LONDON, May 4 (JTA) — Heard the one about the father who told his children he was leaving their mother in order to get them to come home for Passover? What about the man who taught his parrot to daven? Read any good Jewish haiku lately?
If the answer to any of these questions is “yes,” there’s probably e-mail involved. Jewish jokes have been circulating on the Internet since e-mail became widely available, and most forwarded e-mail is amusing or harmless.
But there is a breed of not-so-harmless forwarded e-mail infiltrating the online Jewish community — petitions that ask the recipient to take action against some perceived injustice.
One of the most widely circulated petitions concerns the Old Jewish Cemetery in Prague, which was allegedly under threat from developers who wanted to turn it into residential property.
That e-mail was full of errors and inaccuracies, but it did have an effect on the Czech government, according to a representative of the Czech Ministry of Culture.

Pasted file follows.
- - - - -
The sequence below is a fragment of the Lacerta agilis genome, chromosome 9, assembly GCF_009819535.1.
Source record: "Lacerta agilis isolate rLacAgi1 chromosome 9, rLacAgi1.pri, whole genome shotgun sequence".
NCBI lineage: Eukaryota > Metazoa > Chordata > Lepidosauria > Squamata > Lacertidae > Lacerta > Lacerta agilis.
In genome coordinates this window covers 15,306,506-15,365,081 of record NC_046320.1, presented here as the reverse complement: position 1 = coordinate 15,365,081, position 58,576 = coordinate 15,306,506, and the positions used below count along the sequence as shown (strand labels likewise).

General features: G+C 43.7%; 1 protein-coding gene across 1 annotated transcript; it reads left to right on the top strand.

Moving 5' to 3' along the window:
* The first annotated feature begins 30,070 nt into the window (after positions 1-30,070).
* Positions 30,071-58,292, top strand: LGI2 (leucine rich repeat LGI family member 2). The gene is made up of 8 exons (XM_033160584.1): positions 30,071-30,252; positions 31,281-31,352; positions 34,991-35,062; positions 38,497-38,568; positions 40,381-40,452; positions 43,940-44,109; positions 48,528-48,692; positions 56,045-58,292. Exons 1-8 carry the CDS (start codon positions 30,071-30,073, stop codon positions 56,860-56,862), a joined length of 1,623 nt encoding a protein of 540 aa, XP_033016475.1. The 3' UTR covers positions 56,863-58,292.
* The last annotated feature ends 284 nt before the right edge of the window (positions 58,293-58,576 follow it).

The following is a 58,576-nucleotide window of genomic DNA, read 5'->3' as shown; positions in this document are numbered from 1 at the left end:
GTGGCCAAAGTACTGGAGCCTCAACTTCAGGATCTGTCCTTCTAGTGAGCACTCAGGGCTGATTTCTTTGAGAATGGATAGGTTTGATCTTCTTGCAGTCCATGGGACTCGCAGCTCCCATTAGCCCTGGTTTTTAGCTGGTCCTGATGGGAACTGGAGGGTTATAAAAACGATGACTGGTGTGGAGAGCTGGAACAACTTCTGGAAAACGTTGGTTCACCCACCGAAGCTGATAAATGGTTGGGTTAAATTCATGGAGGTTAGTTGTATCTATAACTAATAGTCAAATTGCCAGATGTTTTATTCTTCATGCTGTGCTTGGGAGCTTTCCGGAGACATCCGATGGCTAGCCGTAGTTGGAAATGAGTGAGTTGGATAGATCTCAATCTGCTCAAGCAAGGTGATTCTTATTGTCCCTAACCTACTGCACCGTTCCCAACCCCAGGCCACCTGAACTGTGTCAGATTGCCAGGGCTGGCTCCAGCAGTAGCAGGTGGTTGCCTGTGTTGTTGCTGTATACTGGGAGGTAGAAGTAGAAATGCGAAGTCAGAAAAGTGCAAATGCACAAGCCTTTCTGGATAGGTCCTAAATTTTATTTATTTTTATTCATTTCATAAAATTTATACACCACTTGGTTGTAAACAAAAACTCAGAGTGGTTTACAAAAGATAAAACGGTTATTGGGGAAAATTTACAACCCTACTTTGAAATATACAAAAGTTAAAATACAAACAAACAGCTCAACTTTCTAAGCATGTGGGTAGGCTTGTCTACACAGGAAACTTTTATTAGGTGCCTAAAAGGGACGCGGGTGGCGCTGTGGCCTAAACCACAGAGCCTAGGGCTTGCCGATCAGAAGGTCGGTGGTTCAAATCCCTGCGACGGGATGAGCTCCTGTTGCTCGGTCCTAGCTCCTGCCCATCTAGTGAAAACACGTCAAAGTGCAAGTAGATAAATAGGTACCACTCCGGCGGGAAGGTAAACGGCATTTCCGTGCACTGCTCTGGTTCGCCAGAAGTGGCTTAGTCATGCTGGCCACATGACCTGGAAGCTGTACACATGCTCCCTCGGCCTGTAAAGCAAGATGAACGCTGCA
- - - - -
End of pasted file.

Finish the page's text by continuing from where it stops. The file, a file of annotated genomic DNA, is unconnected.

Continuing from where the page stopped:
An official in the ministry’s Department of Monument Preservation said her office has been getting an average of 20 to 30 cemetery-related e-mails a day since January. Most of them were from Great Britain or the United States, she said, but responses have come from as far away as Venezuela, South Africa and Israel.
A Prague site, but not the Old Jewish Cemetery, had been the subject of controversy since 1998, when an insurance company excavating to build an underground parking lot at its headquarters uncovered the remains of what is probably the Czech Republic’s oldest Jewish cemetery.
The e-mail chain letter alleges that “Pressure is being put on the Jewish Community of Prague by the Czech Government to allow [an] insurance company to build residential properties on the site currently occupied by the Old Jewish Cemetery in the Jewish Quarter of Prague.”
The e-mail claims that the cemetery in question is the one where Rabbi Judah Loew, the legendary creator of the Golem, is buried. It urges readers to e- mail the Czech Minister of Culture, “Mr. Pavel Dorstal,” to protest.
For starters, the Culture Minister’s name is “Dostal,” with no “R.”
And the Ceska Pojistovna insurance company plans to build an underground parking garage, not residences. Perhaps most important, the graveyard that was discovered is not the famous Old Jewish Cemetery — that cemetery is in Josefov, the historic Jewish Quarter.
The graveyard on Vladislavova Street is an even older Jewish cemetery uncovered during excavation two years ago. Likely the oldest Jewish cemetery in the Czech lands, it had been abandoned and all but forgotten centuries ago, said Tomas Kraus, executive secretary of the Federation of Czech Jewish Communities.